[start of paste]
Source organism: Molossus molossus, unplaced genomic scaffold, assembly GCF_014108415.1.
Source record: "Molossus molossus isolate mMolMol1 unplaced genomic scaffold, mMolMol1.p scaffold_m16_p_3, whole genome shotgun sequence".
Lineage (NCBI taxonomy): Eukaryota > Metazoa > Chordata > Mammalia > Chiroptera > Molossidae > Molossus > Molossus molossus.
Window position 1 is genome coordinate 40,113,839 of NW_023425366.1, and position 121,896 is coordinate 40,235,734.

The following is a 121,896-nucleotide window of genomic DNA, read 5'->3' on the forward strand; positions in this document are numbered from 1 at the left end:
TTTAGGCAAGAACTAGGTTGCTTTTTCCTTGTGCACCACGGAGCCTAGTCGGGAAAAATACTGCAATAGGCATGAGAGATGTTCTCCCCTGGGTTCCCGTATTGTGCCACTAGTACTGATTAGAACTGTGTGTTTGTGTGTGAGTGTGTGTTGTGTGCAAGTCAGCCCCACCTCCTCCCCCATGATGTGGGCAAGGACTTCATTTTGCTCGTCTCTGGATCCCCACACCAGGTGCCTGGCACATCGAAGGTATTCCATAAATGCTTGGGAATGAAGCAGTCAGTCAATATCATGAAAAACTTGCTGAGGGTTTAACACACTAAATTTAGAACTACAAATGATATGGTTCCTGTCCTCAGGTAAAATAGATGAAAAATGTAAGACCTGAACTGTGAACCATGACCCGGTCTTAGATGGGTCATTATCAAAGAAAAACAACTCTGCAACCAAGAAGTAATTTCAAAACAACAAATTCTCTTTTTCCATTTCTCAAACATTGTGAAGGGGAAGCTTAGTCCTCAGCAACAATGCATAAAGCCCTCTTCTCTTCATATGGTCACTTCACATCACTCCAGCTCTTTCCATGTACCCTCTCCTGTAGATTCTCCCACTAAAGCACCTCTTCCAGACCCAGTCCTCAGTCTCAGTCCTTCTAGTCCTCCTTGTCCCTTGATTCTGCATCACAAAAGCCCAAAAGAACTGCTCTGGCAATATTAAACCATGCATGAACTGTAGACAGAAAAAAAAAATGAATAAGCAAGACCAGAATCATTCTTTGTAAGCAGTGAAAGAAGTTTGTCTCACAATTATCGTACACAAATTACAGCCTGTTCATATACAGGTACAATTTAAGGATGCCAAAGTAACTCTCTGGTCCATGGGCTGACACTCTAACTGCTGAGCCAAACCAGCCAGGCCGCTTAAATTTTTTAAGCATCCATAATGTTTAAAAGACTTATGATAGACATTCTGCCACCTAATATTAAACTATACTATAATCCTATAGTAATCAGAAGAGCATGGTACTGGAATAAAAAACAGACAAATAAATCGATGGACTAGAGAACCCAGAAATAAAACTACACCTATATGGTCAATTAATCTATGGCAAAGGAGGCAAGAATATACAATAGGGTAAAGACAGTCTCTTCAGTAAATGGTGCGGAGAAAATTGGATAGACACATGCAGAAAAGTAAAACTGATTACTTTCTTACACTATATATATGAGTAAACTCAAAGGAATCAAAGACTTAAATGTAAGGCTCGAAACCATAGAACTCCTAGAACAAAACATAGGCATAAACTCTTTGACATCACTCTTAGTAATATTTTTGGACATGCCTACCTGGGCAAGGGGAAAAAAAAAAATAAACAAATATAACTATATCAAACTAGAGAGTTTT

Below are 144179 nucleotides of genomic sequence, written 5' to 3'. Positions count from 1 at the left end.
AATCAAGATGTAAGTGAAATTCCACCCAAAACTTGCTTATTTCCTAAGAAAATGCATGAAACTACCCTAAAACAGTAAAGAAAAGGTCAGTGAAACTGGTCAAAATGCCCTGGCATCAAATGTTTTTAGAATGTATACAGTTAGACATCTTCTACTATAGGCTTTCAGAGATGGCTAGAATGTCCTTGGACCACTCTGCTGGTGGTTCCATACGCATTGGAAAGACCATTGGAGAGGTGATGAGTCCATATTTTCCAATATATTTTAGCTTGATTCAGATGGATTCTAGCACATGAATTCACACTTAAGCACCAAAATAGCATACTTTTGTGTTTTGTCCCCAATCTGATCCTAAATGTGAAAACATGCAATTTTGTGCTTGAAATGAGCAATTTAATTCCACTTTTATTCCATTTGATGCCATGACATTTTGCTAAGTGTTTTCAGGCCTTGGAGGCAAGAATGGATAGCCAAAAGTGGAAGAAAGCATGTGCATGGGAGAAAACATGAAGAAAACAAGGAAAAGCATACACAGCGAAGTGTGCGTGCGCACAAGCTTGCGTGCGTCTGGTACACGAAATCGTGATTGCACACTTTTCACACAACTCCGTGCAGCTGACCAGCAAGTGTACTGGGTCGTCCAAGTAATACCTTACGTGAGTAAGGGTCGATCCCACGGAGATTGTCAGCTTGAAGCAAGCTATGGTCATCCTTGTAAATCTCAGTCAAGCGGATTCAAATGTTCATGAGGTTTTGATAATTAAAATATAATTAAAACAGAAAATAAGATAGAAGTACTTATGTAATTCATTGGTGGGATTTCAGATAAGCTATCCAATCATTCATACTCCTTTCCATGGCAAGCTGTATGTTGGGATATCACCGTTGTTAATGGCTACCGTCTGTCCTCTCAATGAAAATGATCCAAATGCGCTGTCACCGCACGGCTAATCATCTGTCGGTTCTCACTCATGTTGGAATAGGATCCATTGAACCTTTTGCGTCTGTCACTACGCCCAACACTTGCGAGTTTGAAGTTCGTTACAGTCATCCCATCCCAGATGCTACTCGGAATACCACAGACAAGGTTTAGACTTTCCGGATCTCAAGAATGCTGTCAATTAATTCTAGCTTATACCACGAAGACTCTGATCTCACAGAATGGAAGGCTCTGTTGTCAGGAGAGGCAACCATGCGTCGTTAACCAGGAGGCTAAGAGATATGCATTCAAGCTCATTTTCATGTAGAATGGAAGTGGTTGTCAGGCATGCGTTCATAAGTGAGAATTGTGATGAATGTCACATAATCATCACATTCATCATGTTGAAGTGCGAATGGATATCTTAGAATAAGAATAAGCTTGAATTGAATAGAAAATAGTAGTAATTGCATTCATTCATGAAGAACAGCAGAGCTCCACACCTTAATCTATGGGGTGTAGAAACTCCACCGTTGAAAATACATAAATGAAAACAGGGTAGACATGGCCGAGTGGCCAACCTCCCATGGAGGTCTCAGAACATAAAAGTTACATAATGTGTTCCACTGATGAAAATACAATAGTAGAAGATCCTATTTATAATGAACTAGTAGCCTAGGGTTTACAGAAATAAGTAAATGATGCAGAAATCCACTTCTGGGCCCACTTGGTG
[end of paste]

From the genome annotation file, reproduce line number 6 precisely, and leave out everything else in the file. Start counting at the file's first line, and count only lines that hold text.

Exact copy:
TTTAGGCAAGAACTAGGTTGCTTTTTCCTTGTGCACCACGGAGCCTAGTCGGGAAAAATACTGCAATAGGCATGAGAGATGTTCTCCCCTGGGTTCCCGTATTGTGCCACTAGTACTGATTAGAACTGTGTGTTTGTGTGTGAGTGTGTGTTGTGTGCAAGTCAGCCCCACCTCCTCCCCCATGATGTGGGCAAGGACTTCATTTTGCTCGTCTCTGGATCCCCACACCAGGTGCCTGGCACATCGAAGGTATTCCATAAATGCTTGGGAATGAAGCAGTCAGTCAATATCATGAAAAACTTGCTGAGGGTTTAACACACTAAATTTAGAACTACAAATGATATGGTTCCTGTCCTCAGGTAAAATAGATGAAAAATGTAAGACCTGAACTGTGAACCATGACCCGGTCTTAGATGGGTCATTATCAAAGAAAAACAACTCTGCAACCAAGAAGTAATTTCAAAACAACAAATTCTCTTTTTCCATTTCTCAAACATTGTGAAGGGGAAGCTTAGTCCTCAGCAACAATGCATAAAGCCCTCTTCTCTTCATATGGTCACTTCACATCACTCCAGCTCTTTCCATGTACCCTCTCCTGTAGATTCTCCCACTAAAGCACCTCTTCCAGACCCAGTCCTCAGTCTCAGTCCTTCTAGTCCTCCTTGTCCCTTGATTCTGCATCACAAAAGCCCAAAAGAACTGCTCTGGCAATATTAAACCATGCATGAACTGTAGACAGAAAAAAAAAATGAATAAGCAAGACCAGAATCATTCTTTGTAAGCAGTGAAAGAAGTTTGTCTCACAATTATCGTACACAAATTACAGCCTGTTCATATACAGGTACAATTTAAGGATGCCAAAGTAACTCTCTGGTCCATGGGCTGACACTCTAACTGCTGAGCCAAACCAGCCAGGCCGCTTAAATTTTTTAAGCATCCATAATGTTTAAAAGACTTATGATAGACATTCTGCCACCTAATATTAAACTATACTATAATCCTATAGTAATCAGAAGAGCATGGTACTGGAATAAAAAACAGACAAATAAATCGATGGACTAGAGAACCCAGAAATAAAACTACACCTATATGGTCAATTAATCTATGGCAAAGGAGGCAAGAATATACAATAGGGTAAAGACAGTCTCTTCAGTAAATGGTGCGGAGAAAATTGGATAGACACATGCAGAAAAGTAAAACTGATTACTTTCTTACACTATATATATGAGTAAACTCAAAGGAATCAAAGACTTAAATGTAAGGCTCGAAACCATAGAACTCCTAGAACAAAACATAGGCATAAACTCTTTGACATCACTCTTAGTAATATTTTTGGACATGCCTACCTGGGCAAGGGGAAAAAAAAAAATAAACAAATATAACTATATCAAACTAGAGAGTTTT